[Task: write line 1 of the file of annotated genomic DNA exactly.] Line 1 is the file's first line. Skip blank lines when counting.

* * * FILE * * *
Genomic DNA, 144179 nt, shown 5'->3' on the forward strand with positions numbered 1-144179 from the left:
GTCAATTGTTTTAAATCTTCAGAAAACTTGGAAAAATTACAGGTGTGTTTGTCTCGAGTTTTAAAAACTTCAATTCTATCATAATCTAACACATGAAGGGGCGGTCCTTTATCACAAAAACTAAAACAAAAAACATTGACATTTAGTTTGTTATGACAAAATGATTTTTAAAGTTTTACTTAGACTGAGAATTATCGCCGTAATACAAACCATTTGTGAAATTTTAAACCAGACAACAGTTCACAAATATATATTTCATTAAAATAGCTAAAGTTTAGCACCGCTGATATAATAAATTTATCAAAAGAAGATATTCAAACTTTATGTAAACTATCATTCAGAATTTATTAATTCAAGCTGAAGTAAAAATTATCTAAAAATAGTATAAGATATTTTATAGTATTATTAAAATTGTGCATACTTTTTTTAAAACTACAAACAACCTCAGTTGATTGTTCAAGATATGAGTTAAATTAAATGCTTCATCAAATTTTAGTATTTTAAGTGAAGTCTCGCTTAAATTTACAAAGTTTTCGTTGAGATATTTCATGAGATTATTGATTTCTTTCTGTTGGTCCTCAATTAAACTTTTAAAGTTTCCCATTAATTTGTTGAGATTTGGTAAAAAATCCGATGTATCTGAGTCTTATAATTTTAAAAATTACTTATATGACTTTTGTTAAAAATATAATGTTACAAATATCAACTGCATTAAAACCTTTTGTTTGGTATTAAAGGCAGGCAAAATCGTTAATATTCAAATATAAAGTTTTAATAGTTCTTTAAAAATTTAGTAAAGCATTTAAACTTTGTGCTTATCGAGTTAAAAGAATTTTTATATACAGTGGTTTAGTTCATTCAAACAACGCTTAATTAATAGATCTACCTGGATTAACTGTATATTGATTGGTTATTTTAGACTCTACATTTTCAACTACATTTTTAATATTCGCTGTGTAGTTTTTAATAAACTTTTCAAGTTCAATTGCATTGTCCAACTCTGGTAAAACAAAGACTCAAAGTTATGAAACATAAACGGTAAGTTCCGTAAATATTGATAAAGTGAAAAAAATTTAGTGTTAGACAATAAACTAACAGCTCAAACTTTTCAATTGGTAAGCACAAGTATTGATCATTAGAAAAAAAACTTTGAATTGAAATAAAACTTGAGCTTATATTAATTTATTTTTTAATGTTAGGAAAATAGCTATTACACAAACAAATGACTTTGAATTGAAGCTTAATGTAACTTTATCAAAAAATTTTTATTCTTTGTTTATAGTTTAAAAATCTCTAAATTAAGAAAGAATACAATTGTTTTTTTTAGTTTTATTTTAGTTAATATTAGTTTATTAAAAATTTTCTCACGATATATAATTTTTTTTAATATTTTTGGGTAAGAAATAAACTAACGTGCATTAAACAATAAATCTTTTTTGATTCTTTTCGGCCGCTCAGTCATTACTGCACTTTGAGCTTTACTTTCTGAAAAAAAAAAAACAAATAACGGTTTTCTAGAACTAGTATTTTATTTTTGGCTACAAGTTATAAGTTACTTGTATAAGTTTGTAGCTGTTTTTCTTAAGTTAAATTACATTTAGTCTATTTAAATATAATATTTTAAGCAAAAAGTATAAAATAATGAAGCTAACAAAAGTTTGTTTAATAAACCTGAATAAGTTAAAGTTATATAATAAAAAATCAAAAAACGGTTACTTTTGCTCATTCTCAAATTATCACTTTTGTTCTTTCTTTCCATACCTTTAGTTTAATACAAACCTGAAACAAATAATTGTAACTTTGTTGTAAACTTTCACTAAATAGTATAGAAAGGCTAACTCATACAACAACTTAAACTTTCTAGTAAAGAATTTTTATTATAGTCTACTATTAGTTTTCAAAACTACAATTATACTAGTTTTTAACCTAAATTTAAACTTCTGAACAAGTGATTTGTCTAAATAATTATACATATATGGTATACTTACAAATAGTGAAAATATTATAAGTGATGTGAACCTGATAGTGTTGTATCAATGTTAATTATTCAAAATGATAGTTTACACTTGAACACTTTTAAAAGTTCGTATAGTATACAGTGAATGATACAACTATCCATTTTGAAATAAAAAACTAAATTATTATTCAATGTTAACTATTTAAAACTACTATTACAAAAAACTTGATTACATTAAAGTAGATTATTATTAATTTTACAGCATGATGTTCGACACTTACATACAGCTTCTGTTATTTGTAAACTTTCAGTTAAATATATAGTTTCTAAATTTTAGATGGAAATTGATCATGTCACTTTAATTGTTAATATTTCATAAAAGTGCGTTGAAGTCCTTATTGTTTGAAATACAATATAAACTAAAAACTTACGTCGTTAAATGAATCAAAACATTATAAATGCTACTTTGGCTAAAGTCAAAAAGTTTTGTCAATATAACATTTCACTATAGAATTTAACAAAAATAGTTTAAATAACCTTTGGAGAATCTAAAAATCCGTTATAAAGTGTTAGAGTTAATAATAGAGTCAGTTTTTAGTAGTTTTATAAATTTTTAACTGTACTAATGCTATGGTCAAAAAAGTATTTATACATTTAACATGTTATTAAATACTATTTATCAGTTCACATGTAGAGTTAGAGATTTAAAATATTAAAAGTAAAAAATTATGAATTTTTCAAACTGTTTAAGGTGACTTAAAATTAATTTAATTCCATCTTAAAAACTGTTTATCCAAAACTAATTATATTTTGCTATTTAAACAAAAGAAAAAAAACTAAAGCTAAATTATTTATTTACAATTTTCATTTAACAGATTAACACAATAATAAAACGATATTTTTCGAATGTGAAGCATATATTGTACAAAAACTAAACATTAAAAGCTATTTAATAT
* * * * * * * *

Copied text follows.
Genomic DNA, 144179 nt, shown 5'->3' on the forward strand with positions numbered 1-144179 from the left: